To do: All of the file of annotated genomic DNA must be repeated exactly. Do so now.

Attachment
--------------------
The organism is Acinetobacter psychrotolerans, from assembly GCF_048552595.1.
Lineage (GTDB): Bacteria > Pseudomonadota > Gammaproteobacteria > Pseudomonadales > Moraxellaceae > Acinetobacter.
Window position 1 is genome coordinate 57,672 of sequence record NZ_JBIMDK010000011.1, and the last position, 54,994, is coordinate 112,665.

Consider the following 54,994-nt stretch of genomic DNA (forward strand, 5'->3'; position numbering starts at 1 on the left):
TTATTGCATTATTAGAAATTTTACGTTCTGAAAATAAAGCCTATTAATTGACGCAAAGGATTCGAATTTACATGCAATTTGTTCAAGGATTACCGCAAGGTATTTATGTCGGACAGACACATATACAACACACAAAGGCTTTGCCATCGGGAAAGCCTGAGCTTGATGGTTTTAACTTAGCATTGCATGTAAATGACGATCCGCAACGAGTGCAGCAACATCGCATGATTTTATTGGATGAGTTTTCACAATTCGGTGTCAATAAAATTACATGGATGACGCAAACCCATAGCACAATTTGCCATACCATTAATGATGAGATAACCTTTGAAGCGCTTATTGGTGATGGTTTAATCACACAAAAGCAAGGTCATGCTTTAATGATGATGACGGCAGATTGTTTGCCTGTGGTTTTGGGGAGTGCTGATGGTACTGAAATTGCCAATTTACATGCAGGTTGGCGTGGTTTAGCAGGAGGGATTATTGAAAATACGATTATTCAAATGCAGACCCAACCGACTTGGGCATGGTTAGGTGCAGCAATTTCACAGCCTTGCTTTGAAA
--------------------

The organism is Acinetobacter psychrotolerans, from assembly GCF_048552595.1.
Lineage (GTDB): Bacteria > Pseudomonadota > Gammaproteobacteria > Pseudomonadales > Moraxellaceae > Acinetobacter.
Window position 1 is genome coordinate 57,672 of sequence record NZ_JBIMDK010000011.1, and the last position, 54,994, is coordinate 112,665.

Consider the following 54,994-nt stretch of genomic DNA (forward strand, 5'->3'; position numbering starts at 1 on the left):
TTATTGCATTATTAGAAATTTTACGTTCTGAAAATAAAGCCTATTAATTGACGCAAAGGATTCGAATTTACATGCAATTTGTTCAAGGATTACCGCAAGGTATTTATGTCGGACAGACACATATACAACACACAAAGGCTTTGCCATCGGGAAAGCCTGAGCTTGATGGTTTTAACTTAGCATTGCATGTAAATGACGATCCGCAACGAGTGCAGCAACATCGCATGATTTTATTGGATGAGTTTTCACAATTCGGTGTCAATAAAATTACATGGATGACGCAAACCCATAGCACAATTTGCCATACCATTAATGATGAGATAACCTTTGAAGCGCTTATTGGTGATGGTTTAATCACACAAAAGCAAGGTCATGCTTTAATGATGATGACGGCAGATTGTTTGCCTGTGGTTTTGGGGAGTGCTGATGGTACTGAAATTGCCAATTTACATGCAGGTTGGCGTGGTTTAGCAGGAGGGATTATTGAAAATACGATTATTCAAATGCAGACCCAACCGACTTGGGCATGGTTAGGTGCAGCAATTTCACAGCCTTGCTTTGAAA